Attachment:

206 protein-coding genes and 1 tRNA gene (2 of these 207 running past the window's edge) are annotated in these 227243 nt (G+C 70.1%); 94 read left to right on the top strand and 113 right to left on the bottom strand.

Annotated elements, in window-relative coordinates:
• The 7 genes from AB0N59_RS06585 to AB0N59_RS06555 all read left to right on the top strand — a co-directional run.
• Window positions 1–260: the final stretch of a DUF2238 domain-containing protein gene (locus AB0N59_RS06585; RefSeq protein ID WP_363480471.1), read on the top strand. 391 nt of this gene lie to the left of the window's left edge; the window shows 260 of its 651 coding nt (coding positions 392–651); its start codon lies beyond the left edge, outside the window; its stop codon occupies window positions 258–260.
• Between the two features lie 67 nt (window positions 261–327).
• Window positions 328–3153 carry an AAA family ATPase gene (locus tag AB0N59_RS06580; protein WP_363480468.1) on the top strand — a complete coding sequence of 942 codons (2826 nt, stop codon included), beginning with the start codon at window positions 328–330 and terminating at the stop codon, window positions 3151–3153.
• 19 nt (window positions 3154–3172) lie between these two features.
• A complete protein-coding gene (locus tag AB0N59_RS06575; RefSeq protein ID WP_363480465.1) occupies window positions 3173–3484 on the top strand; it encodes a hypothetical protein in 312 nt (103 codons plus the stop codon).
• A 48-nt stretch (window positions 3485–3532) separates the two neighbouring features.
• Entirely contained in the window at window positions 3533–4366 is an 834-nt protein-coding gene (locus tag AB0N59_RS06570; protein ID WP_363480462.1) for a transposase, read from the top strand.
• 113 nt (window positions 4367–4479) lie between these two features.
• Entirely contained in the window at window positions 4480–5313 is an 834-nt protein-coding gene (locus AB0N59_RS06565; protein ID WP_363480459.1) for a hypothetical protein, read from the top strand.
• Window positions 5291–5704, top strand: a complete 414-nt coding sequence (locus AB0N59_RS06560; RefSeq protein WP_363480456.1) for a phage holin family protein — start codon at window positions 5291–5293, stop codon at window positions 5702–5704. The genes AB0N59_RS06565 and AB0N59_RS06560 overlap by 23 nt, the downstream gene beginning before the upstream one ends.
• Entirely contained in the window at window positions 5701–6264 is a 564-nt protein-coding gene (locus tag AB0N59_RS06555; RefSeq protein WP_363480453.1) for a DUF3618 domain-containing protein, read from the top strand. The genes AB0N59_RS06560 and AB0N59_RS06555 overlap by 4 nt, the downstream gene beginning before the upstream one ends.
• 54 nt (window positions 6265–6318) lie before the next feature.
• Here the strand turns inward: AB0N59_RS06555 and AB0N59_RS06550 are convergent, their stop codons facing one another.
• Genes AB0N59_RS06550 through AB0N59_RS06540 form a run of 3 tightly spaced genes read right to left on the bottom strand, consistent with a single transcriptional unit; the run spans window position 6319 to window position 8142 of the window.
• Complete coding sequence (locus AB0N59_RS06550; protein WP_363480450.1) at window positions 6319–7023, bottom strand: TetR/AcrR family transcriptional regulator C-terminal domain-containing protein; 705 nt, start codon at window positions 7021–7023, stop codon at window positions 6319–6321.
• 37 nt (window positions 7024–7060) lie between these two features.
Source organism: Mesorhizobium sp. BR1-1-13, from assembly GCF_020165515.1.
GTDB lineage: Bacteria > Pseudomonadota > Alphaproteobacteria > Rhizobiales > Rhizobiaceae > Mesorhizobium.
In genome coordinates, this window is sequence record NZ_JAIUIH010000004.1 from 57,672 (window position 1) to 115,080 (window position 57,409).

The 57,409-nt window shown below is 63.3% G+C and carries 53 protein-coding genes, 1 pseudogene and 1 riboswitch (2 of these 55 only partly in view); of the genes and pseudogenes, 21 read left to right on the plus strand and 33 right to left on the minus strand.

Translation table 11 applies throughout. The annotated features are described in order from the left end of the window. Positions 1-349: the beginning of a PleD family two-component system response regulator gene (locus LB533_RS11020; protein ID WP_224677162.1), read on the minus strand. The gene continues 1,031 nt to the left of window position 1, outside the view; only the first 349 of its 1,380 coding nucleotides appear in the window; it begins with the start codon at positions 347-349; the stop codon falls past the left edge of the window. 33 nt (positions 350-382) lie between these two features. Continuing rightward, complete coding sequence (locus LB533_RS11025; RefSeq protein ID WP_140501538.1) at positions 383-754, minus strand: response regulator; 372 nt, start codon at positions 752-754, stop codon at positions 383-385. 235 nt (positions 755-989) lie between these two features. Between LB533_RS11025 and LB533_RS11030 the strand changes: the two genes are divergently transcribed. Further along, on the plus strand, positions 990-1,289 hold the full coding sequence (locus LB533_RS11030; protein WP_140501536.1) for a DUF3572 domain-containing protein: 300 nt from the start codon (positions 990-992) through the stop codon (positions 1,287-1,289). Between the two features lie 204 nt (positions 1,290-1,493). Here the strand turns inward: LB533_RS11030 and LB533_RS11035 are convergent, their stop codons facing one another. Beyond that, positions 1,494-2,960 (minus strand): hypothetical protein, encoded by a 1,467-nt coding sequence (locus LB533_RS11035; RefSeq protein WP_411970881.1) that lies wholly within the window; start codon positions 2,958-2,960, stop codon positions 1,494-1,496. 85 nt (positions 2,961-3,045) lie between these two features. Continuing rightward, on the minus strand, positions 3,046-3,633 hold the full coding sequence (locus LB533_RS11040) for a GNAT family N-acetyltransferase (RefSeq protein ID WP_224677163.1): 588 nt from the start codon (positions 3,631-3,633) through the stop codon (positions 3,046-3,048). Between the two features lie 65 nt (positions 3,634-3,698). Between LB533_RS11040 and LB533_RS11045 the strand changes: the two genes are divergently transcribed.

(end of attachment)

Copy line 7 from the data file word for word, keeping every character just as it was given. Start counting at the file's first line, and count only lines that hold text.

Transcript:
• 19 nt (window positions 3154–3172) lie between these two features.